Last Saturday’s fight between former four-division world champion Adrien ‘The Problem’ Broner (34-4-1, 24 KOs) and Jovanie Santiago (14-1, 10 KOs) averaged 288,000 viewers in their fight on Showtime from the Mohegan Sun Casino, Uncasville, Conn.
The low numbers have to be viewed as worrisome if you’re Showtime because those are a huge departure from the kind of ratings the once-popular Broner brought in the past.
On the same night last weekend, the ESPN telecast between Oscar Valdez and WBC super featherweight champion Miguel Berchelt average 771,000 viewers. Those are the kind of ratings that Showtime likely would love to have had for the Broner-Santiago fight.
After having the contract weight moved from 140 to 147, Broner labored to a 12 round unanimous decision win over Santiago. Broner looked worse than rusty in winning a questionable decision.
Santiago outworked and outslugged Broner every step of the way, and the judges’ scoring looked like they were backward. They scored it for Broner as follows:
Those scores would make more sense if Santiago were given the win than Broner.
If Showtime will stick it out with Broner and continue to televise his fights, they’re going to need to raise yardstick for what is acceptable as an opponent for him.
Unless Showtime is good with Broner fighting no-names and bringing terrible ratings, they need to be firm and let him know that he’s got to fight top 5-level world-class opposition if he wants to headline.
Broner-Santiago wouldn’t have been a bad fight if it were the opening match on a card headlined by a world champion. But it was a poor choice for the main event, even during the pandemic.
Unclear how much Broner was paid to headline on Showtime, but the ratings he brought in, it’s hard to imagine the network getting their money’s worth. I mean, they could fighters that could likely come in at a lower price than Broner and bring in similar low ratings.
Broner looks so far off from the talent that we see from the elite-level fighters at 140; it doesn’t seem realistic for him to accomplish his goal of capturing a world title in his comeback to the sport.
AB had been out of the ring for two years before last Saturday’s fight against Santiago, but he fought the same way in his last four fights before his long layoff. Broner looked just as poor in these previous four contests as he did against Santiago:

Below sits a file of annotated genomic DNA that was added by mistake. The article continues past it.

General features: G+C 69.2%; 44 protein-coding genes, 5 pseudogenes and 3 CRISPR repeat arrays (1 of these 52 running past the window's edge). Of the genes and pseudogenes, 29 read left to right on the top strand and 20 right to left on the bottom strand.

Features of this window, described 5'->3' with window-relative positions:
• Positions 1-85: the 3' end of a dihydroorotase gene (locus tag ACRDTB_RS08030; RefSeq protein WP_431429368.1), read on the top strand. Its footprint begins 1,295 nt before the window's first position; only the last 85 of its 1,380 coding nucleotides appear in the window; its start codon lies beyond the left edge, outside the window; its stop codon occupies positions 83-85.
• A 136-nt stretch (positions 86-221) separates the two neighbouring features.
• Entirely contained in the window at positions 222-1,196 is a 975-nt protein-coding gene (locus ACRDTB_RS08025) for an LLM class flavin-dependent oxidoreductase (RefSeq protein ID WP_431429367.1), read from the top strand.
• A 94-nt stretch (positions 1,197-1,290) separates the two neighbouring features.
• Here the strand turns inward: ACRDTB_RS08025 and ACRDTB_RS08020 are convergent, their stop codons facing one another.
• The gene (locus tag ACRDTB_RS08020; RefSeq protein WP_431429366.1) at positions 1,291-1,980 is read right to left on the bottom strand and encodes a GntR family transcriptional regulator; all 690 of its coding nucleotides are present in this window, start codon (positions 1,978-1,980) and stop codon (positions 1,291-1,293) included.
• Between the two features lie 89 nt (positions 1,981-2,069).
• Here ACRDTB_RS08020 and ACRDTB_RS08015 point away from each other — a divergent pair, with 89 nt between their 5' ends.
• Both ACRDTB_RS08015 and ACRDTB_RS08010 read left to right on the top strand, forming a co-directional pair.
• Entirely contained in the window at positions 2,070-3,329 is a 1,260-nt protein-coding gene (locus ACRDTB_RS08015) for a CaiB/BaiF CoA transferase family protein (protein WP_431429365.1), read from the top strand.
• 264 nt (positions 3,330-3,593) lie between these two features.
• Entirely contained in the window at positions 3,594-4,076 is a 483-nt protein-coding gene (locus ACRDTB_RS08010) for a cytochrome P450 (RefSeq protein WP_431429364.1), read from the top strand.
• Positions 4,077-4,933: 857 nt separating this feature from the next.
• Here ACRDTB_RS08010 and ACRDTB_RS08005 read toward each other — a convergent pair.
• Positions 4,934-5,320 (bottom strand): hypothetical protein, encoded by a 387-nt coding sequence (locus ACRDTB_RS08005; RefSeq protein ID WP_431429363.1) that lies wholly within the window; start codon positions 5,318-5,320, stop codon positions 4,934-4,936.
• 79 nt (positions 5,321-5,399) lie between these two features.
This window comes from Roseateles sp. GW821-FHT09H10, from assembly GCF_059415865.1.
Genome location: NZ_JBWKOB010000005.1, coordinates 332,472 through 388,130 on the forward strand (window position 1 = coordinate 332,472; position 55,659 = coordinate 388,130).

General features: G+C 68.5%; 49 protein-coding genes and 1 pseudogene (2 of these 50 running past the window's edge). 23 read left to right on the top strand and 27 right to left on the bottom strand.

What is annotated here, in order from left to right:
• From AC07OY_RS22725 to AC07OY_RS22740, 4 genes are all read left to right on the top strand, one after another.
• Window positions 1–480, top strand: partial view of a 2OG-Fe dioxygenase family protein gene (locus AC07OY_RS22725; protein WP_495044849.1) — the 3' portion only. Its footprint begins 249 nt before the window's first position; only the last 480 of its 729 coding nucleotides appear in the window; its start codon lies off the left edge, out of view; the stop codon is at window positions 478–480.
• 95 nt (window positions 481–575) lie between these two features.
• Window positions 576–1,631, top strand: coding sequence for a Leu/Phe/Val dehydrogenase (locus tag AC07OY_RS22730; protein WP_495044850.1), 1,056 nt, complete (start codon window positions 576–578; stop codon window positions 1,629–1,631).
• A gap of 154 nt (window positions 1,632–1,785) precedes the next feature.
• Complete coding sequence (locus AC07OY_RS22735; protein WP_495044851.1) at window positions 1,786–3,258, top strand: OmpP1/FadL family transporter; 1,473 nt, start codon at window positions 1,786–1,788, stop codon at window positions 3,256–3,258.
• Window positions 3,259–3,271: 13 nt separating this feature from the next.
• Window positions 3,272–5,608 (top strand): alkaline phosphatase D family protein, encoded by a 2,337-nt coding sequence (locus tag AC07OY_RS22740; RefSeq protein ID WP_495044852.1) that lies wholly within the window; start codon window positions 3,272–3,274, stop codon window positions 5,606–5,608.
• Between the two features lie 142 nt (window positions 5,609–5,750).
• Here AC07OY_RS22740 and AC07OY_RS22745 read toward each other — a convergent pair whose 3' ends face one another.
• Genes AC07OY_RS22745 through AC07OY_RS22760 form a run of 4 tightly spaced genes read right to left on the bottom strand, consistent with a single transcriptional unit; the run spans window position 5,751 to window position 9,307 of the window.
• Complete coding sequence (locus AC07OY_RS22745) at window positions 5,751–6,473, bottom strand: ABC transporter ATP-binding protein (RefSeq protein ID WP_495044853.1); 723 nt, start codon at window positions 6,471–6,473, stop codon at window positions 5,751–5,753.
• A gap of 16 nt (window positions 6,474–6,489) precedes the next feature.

- Manny Pacquiao
- Jessie Vargas
- Mikey Garcia
- Adrien Granados
It seems obvious that Broner won’t be improving his game, and that means he’s never going to win another world title. If Showtime keeps Broner around, he’ll be good at just getting attention to his fights with his trash-talking rather than from him building interest by performing at a high level.
Earlier in Broner’s career, when he was fighting at 130 and 135, he got boxing fans excited about seeing him because he was knocking everyone out and looking like a Floyd Mayweather Jr copy.
But he’s not been the same since he moved up to 147, and he’s lost a lot from his game in terms of his punch output and speed.
Showtime would do well by insisting that Broner’s next opponent be one of these fighters:
- Regis Prograis
- Arnold Barboza
- Viktor Postol
- Jose Zepeda
- Jose Pedraza
- Pablo Cesar Cano
- Ivan Baranchyk
- Mario Barrios
- Rances Barthelemy
Those are the type of fighters that will push Broner, and they’d good way of testing whether it’s worth it to keep him around. If Broner can’t beat those kinds of fighters, he probably shouldn’t be headlining any longer.
Prograis is the best of that bunch, and he really wants to face Broner. The winner of a fight between those two will be ready to challenge for a title. It’s doubtful that Broner or his adviser will agree to take the fight with Prograis next because he’s clearly not going to win that fight.